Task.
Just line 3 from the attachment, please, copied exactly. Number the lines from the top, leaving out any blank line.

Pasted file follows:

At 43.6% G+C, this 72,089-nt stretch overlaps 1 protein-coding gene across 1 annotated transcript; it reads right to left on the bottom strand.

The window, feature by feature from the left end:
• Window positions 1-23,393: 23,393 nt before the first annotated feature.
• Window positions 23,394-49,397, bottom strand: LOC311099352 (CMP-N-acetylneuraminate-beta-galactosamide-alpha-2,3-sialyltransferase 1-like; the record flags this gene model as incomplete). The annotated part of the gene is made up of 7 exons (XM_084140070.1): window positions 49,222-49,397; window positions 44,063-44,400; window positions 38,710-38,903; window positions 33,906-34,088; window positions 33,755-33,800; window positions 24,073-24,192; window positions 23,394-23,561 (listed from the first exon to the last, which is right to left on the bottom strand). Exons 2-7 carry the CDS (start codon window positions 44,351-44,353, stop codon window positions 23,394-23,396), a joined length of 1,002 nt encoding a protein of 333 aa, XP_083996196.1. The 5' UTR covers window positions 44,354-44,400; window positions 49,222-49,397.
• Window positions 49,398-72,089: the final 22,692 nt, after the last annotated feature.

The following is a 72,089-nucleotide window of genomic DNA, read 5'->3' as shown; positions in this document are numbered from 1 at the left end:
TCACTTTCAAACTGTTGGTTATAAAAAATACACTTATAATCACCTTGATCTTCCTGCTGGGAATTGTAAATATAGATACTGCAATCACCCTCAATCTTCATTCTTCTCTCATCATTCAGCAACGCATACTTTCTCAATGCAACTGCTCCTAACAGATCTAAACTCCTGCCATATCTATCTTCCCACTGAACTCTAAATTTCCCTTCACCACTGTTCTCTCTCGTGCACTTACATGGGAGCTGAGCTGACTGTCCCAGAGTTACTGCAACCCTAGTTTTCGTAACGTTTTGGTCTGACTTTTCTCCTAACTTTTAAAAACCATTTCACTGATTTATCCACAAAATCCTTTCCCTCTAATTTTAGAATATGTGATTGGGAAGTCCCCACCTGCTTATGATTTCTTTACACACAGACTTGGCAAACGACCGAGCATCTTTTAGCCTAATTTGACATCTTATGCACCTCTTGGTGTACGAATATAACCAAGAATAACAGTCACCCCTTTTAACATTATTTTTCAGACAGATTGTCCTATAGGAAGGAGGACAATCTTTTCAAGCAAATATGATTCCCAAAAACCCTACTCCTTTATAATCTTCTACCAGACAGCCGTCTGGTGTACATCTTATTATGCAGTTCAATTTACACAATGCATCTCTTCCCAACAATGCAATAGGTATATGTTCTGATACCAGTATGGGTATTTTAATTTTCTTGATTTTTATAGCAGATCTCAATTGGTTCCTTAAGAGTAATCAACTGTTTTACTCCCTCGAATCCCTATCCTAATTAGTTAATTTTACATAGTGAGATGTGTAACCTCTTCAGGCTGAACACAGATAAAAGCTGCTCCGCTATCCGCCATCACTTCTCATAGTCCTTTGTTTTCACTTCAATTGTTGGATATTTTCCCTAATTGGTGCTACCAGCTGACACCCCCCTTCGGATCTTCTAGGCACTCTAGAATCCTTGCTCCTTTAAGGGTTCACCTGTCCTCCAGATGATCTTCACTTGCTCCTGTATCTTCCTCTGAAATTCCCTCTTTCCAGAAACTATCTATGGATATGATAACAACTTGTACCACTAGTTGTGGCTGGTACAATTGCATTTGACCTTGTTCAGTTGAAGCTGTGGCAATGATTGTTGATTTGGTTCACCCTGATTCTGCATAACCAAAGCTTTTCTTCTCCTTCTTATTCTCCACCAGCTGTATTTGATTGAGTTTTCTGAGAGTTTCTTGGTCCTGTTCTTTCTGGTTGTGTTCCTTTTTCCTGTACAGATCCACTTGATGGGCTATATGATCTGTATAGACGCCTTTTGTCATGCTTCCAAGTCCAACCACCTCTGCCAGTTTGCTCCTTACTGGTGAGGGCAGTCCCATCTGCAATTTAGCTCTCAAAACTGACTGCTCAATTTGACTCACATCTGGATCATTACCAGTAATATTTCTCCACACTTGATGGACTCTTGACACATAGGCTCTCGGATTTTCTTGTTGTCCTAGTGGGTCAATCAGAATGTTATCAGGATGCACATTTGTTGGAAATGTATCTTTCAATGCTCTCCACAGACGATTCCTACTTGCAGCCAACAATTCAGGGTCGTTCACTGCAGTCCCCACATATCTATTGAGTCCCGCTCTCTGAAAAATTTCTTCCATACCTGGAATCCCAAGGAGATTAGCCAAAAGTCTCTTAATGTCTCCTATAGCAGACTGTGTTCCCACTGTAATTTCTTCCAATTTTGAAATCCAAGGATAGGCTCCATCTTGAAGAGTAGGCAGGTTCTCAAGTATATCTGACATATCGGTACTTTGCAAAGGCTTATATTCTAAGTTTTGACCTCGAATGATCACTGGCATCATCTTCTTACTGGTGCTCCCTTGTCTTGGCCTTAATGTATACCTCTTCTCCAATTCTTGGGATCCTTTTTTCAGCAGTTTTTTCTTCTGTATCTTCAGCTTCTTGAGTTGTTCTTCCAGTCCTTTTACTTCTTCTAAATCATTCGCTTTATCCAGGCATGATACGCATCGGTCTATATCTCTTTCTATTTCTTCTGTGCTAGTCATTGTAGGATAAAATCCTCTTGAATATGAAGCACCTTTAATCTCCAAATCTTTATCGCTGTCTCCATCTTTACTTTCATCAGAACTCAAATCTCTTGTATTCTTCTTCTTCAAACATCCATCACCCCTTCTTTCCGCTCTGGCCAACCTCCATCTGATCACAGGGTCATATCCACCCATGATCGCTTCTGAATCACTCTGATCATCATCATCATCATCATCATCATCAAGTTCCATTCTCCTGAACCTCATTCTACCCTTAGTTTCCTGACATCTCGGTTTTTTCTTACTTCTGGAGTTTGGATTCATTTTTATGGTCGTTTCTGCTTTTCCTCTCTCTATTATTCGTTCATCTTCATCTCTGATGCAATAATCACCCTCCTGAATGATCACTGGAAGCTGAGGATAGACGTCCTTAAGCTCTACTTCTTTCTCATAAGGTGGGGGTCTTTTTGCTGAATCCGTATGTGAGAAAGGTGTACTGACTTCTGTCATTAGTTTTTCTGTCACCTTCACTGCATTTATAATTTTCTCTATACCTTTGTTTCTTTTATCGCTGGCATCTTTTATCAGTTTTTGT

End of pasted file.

• Window positions 1-23,393: 23,393 nt before the first annotated feature.